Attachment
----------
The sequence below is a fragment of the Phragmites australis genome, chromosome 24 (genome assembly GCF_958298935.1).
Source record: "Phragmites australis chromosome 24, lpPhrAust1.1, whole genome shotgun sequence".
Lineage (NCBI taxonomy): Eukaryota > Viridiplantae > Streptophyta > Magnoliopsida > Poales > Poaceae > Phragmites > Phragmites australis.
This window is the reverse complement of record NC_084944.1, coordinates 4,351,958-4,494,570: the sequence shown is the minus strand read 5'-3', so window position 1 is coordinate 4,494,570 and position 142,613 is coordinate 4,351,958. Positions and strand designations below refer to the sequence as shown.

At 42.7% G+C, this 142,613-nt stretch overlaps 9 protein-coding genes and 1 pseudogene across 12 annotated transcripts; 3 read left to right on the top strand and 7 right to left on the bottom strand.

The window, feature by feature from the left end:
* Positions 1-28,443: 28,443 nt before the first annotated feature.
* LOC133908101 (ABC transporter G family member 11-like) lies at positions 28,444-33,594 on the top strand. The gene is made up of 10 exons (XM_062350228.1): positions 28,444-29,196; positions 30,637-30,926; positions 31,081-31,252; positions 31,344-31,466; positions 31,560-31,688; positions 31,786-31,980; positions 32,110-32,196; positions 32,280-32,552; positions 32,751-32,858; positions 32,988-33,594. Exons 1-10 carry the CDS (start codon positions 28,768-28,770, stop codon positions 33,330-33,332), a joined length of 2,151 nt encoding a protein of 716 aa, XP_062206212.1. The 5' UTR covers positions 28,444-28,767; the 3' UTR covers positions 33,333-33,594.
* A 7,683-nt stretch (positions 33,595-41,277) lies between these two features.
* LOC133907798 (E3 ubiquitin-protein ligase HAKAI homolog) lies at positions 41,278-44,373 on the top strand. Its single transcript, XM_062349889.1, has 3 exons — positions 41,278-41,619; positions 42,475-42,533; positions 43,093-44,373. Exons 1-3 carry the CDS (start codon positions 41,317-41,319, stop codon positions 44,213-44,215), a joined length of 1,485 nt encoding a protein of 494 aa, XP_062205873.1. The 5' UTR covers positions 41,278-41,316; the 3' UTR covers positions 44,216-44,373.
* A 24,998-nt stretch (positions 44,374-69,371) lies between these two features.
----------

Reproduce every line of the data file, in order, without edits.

The sequence below is a fragment of the Phragmites australis genome, chromosome 24 (genome assembly GCF_958298935.1).
Source record: "Phragmites australis chromosome 24, lpPhrAust1.1, whole genome shotgun sequence".
Lineage (NCBI taxonomy): Eukaryota > Viridiplantae > Streptophyta > Magnoliopsida > Poales > Poaceae > Phragmites > Phragmites australis.
This window is the reverse complement of record NC_084944.1, coordinates 4,351,958-4,494,570: the sequence shown is the minus strand read 5'-3', so window position 1 is coordinate 4,494,570 and position 142,613 is coordinate 4,351,958. Positions and strand designations below refer to the sequence as shown.

At 42.7% G+C, this 142,613-nt stretch overlaps 9 protein-coding genes and 1 pseudogene across 12 annotated transcripts; 3 read left to right on the top strand and 7 right to left on the bottom strand.

The window, feature by feature from the left end:
* Positions 1-28,443: 28,443 nt before the first annotated feature.
* LOC133908101 (ABC transporter G family member 11-like) lies at positions 28,444-33,594 on the top strand. The gene is made up of 10 exons (XM_062350228.1): positions 28,444-29,196; positions 30,637-30,926; positions 31,081-31,252; positions 31,344-31,466; positions 31,560-31,688; positions 31,786-31,980; positions 32,110-32,196; positions 32,280-32,552; positions 32,751-32,858; positions 32,988-33,594. Exons 1-10 carry the CDS (start codon positions 28,768-28,770, stop codon positions 33,330-33,332), a joined length of 2,151 nt encoding a protein of 716 aa, XP_062206212.1. The 5' UTR covers positions 28,444-28,767; the 3' UTR covers positions 33,333-33,594.
* A 7,683-nt stretch (positions 33,595-41,277) lies between these two features.
* LOC133907798 (E3 ubiquitin-protein ligase HAKAI homolog) lies at positions 41,278-44,373 on the top strand. Its single transcript, XM_062349889.1, has 3 exons — positions 41,278-41,619; positions 42,475-42,533; positions 43,093-44,373. Exons 1-3 carry the CDS (start codon positions 41,317-41,319, stop codon positions 44,213-44,215), a joined length of 1,485 nt encoding a protein of 494 aa, XP_062205873.1. The 5' UTR covers positions 41,278-41,316; the 3' UTR covers positions 44,216-44,373.
* A 24,998-nt stretch (positions 44,374-69,371) lies between these two features.